WASHINGTON — After going to Capitol Hill last week to hear about issues affecting the U.S. Army, members of Friends of Fort Campbell left with a very uneasy feeling.
That's because the group members were told by members of the Tennessee and Kentucky congressional delegations to brace themselves for the defense cut proposals coming out of the Obama administration.
"It's pretty crazy," said Tommy Vallejos, Montgomery County commissioner. "None of us could believe the proposed cuts coming out."
The group's visit came on the heels of Defense Secretary Chuck Hagel proposing to reduce troop strength to between 440,000 and 450,000, down from the 490,000 level set in motion by the automatic spending cuts — or budget sequester — passed in 2011.
It would be the Army's smallest troop level since before World War II. Such a cut would result in many being forced out of the military, members of the group said.
Hagel, they learned, also is proposing a pay freeze for generals and other high-ranking officers and a reduction in pay raises for enlisted personnel from 1.8 percent to 1 percent. Other proposals include cuts in health benefits, housing allowances and more miscellaneous items, such as military commissaries.
An Army captain could lose up to $2,100 a year in benefits, Vallejos said. For sergeants, he said, it could be as high as $1,400.
"You can't balance the budget on the backs of the military," Vallejos said. "We're going to risk the security of our nation."
Details of how the cuts would affect Fort Campbell are not yet available. Some additional information may be revealed next week, when the president releases his 2015 budget proposal.
Mackenzie Eaglen, a defense expert at the American Enterprise Institute, said troop strength will be below that required of a superpower.
"This is going to be an Army that struggles to meet its national commitment," Eaglen said.
But she added: "Based on the numbers he was handed by Congress and the White House, (Hagel) had no choice. This is the fourth year of defense cuts, and all the easy choices have been made."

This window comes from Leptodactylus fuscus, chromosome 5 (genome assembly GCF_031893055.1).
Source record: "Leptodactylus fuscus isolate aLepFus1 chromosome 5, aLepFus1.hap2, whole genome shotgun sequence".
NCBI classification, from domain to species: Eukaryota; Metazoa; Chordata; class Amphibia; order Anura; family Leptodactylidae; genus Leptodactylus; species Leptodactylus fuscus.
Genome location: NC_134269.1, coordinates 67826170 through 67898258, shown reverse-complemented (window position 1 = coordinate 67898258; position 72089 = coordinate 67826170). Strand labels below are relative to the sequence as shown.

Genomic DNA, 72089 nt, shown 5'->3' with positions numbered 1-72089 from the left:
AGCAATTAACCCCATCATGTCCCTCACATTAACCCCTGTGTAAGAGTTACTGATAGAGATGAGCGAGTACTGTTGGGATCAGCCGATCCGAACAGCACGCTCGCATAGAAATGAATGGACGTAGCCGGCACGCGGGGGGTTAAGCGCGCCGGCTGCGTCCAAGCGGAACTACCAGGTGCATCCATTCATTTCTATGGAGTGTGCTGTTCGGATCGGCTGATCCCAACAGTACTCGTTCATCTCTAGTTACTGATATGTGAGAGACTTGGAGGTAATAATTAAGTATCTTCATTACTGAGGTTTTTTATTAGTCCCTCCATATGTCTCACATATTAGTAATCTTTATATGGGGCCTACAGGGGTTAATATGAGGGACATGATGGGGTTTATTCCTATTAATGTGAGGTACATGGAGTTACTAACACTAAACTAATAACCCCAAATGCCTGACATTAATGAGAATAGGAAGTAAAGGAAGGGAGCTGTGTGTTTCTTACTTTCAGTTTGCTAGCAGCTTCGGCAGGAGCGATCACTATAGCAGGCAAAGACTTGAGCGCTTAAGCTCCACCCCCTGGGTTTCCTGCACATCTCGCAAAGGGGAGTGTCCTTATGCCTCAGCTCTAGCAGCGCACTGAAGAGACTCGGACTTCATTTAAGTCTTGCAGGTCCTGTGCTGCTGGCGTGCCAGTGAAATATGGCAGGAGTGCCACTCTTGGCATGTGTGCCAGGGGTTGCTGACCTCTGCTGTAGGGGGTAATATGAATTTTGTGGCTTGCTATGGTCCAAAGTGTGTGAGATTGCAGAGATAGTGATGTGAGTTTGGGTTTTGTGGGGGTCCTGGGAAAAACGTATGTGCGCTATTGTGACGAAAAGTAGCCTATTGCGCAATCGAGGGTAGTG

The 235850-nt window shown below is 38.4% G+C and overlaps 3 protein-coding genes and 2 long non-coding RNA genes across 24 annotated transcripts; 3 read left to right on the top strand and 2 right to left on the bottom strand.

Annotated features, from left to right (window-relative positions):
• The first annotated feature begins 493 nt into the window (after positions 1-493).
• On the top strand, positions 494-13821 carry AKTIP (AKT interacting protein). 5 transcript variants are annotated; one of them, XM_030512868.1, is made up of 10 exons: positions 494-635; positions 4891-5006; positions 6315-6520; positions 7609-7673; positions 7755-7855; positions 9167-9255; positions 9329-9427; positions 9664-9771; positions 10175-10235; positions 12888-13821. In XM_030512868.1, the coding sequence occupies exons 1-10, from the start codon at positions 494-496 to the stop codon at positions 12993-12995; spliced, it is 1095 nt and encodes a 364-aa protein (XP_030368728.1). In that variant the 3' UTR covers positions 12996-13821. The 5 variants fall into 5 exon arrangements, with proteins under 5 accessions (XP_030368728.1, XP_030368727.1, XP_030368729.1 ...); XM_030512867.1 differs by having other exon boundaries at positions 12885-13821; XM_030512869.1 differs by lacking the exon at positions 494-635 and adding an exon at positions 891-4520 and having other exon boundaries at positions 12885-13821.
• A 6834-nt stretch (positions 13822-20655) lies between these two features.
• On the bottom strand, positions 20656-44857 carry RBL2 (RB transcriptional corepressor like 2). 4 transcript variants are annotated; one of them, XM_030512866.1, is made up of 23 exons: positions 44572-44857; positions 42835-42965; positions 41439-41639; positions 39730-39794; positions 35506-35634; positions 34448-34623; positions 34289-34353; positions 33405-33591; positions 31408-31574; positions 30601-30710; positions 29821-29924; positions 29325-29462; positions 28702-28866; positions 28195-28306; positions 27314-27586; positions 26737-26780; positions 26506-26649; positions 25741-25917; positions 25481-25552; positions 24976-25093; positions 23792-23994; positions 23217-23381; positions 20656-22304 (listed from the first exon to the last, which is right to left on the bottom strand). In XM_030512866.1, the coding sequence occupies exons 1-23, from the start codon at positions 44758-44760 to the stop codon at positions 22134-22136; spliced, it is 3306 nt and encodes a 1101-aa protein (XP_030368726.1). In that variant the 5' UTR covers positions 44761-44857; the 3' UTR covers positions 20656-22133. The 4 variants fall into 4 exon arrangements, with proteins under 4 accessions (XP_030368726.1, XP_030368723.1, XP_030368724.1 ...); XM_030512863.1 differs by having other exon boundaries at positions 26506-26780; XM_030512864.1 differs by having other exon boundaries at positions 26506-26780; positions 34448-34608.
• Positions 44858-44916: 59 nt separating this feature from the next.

Rep. Marsha Blackburn, R-Brentwood, who hosted Friends of Fort Campbell at a breakfast Thursday, said afterward, "I have plenty of questions about how Secretary Hagel is proceeding."
She said she planned to work "hand in hand" with Friends of Fort Campbell to "advocate for a strong military."
Vallejos, who served in the Army from 1980 to 2001, said the only way to stop the cuts is for those concerned "to become vocal."
He added, "All the veterans organizations are up in arms."
Clarksville City Administrator Bill Harpel said that while the military has to take its share of cuts, "you can't come in with a big chainsaw."
The Tennessee delegation, he said, was "very receptive" to the group's concerns.
"We hope they can do whatever they can to minimize (the cuts)," Harpel said.
Carolyn Bowers, Montgomery County mayor, said the proposals for reducing troop strength are alarming enough.
"That, to me, raises a big red flag," she said.
Like Vallejos, she said more people need to be informed about how the proposed cuts could affect a community such as Clarksville.
"What concerns me are the people who don't live in the military community," Bowers said.
Contact Paul C. Barton at email@example.com.